Manley Stacey Civil War Letters

From the collection of the Historical Society of Oak Park and River Forest, Illinois

January 30, 1863

Camp Jim Walker
Jan 30th /63

Dear Father

I little expected a note from you, last night, but recd none.

We had a big time in our Camp last night. Brig Genl Hays, rode all through our Camp, in the middle of the night with out being halted. Now when the Guard has strict Orders to Halt every man, & make him give the Countersign, this is a Serious Offence. the Col, went around the Camp & took every other mans, Gun away from him, so the guard House is full of Delegates this AM. Now a man that is on Guard, should not let any man take his Gun, not even a Brig Genl. the Col asked them for their Guns, & they gave them up. the Col, is going to reduce one of our Corporals Luther Rogers. Lieut Grangers Sword is taken away from him, & the talk is that he is going to be Cashiered. dont we hope it is so. In short we had a regular Row.

Night before last we had a False Alarm. About 11, 15 PM we was awakened from a Sound sleep, by the long Roll. Then there was Confusion, no mistake. You can imagine 5 of us in a Tent 8 feet square, all looking for their Boots, Caps, Over Coats, Equipments & every two minutes have an Officer, come to the Tent, Fall out Boys. Co D fall in. We fell out then formed in Line, then Double Quicked it to the Rear of the Camp, formed a Line of Battle, then Marched back in Front of Quarters & Broke Ranks. It took the Regt a good while to get out as no one was prepared for it. the Left Wing was greatly behind. After this we shall be prepared for such things.

Yesterday our Co, went out on Picket, it was Snowing very hard & was very cold. for a wonder I was excused. The snow here is about 4 inches deep. We had Batallion Drill yesterday PM, Through the Snow Banks, Mud & Slush, it was lovely, especially at the Drill Charge Bayonets, when the Front Rank had to kneel down. We have got so that we can make a Good Change Bayonets, the Boys are good on the Yell.

I think we shall get paid off, to day or tomorrow, that is the talk now. To day, I think we shall have the Review by Genl Hayes. It is a beautiful day, though Cold.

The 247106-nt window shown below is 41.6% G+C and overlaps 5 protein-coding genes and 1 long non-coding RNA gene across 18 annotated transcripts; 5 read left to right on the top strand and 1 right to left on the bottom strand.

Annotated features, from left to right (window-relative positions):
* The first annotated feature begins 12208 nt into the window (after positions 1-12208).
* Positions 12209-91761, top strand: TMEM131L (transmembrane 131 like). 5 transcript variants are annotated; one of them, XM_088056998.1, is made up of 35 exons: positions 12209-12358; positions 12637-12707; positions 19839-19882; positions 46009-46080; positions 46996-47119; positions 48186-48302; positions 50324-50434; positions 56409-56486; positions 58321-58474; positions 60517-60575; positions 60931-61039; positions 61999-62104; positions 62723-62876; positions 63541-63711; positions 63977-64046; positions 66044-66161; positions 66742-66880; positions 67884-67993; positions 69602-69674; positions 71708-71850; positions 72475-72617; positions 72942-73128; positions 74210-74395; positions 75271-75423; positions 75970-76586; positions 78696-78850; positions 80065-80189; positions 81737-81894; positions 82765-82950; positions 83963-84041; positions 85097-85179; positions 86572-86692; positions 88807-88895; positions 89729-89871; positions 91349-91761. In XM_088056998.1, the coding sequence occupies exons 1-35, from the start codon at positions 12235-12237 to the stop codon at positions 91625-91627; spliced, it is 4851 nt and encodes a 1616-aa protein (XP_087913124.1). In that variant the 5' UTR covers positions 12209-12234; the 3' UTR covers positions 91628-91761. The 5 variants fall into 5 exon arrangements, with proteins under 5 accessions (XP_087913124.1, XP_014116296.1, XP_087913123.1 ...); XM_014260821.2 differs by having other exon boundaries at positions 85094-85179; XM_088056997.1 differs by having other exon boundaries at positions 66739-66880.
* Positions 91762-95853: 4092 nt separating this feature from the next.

I have got but little time to write, as I got my Gun very rusty the other night in the Storm, & I must clean it this AM. If we get paid off, there will be a great deal better feeling among the Boys.

I now send you the last Stamped Envelope, I have got. When I get my pay, I shall send for a $1,00 worth of Stamps, & put them on envelopes. enclosed I send you a Letter I got from A Yager, in Chicago.

I got my commission, the other day, it is on Sheep Skin, & is a nice thing. If I can I will send it home. Dreyer talks of coming home, if he does, I shall send the Trunk by him, My watch suits me to a Dot, runs tip top. If Dreyer gets his Discharge, I shall get Sergt sergt certainly. Col says Granger will be on his way home, Day after tomorrow, Glory, Glory.

Love to all


Will write tomorrow
Kiss Maggie for me

Tags :

No Comments

(will not be published) (required)

Manley Stacey

born October 29, 1842

died December 26, 1863

Written during the battle of Gettysburg, July 1-3, 1863

"When we camped last, we could see the wounded coming in, those that were able to walk, and the cavalry horses coming in riderless. This showed us that something was going on...I think this will be an awful battle very soon and of course we are in for it...It is a sad sight to see the wounded brought in on stretchers, the poor boys all covered with blood & as pale as death.

"Last night at 4 PM we were ordered to march and form in Line of battle on our left. After a great deal of confusion, we got formed and then we were ordered to advance, right in the face of the rebel guns who were firing their grape and canisters into us by wholesale...After a great deal of marching and counter marching, we were ordered to charge on a rebel battery. We were now right in front of our canons, advancing on their guns, the rebel sharpshooters in our rear picking off our officers. This was an awful time the shells taking the men down by ranks. While we were marching, a man was shot, and the Blood was spilling all over my face, it perfectly Blinded me.

"At 1 PM we were shelled by 100 guns, all concentrated on the force supporting the battery. There we laid behind a stone wall, the shells passing over us and killing the men all around me. Three men were killed and thrown across me, covering me with blood. While we were laying here, a shell struck a stone in the wall and killed a man throwing the man across my legs and the stone striking me in the back & doubling me up.

"We have got about 18 men now in the Company fit for duty and 150 in the Regiment. We went in the fight with over 400, and have yet now 150."

The Letters

Recent Comments

Friends and supporters